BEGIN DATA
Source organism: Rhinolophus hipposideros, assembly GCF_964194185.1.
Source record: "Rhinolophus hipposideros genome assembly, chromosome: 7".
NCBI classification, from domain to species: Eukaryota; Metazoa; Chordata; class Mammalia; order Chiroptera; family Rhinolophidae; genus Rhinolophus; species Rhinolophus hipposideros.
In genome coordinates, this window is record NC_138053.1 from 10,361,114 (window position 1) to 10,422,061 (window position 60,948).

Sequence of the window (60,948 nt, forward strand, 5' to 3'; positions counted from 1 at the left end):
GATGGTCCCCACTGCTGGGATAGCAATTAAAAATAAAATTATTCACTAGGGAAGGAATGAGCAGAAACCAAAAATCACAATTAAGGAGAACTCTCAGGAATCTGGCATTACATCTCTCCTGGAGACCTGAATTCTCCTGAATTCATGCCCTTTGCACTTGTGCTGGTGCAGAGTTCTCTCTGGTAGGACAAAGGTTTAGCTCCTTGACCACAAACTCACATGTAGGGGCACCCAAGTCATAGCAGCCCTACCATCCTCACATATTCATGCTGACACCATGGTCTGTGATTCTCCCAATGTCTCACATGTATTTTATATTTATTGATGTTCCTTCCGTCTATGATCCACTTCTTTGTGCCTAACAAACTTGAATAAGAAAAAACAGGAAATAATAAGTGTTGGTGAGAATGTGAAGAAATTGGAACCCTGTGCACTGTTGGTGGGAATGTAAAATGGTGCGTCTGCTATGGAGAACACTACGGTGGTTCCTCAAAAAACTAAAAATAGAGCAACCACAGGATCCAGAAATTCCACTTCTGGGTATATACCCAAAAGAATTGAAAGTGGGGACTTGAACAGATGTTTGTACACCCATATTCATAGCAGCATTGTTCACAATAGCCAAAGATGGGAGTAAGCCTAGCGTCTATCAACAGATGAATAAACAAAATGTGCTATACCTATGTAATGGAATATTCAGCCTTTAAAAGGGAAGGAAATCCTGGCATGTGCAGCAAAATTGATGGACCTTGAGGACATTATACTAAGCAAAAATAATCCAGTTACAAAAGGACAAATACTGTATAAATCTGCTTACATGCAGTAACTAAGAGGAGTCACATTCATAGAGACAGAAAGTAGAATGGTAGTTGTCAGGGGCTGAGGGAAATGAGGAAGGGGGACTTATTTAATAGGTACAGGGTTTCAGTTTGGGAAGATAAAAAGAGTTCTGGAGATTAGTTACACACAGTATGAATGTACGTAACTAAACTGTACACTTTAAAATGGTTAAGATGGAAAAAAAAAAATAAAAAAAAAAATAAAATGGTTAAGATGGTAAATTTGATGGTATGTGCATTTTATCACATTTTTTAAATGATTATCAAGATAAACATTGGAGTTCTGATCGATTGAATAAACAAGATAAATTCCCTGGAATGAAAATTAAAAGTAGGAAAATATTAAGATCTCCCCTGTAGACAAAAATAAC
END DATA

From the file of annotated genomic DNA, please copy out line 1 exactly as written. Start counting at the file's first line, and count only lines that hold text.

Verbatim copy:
Source organism: Rhinolophus hipposideros, assembly GCF_964194185.1.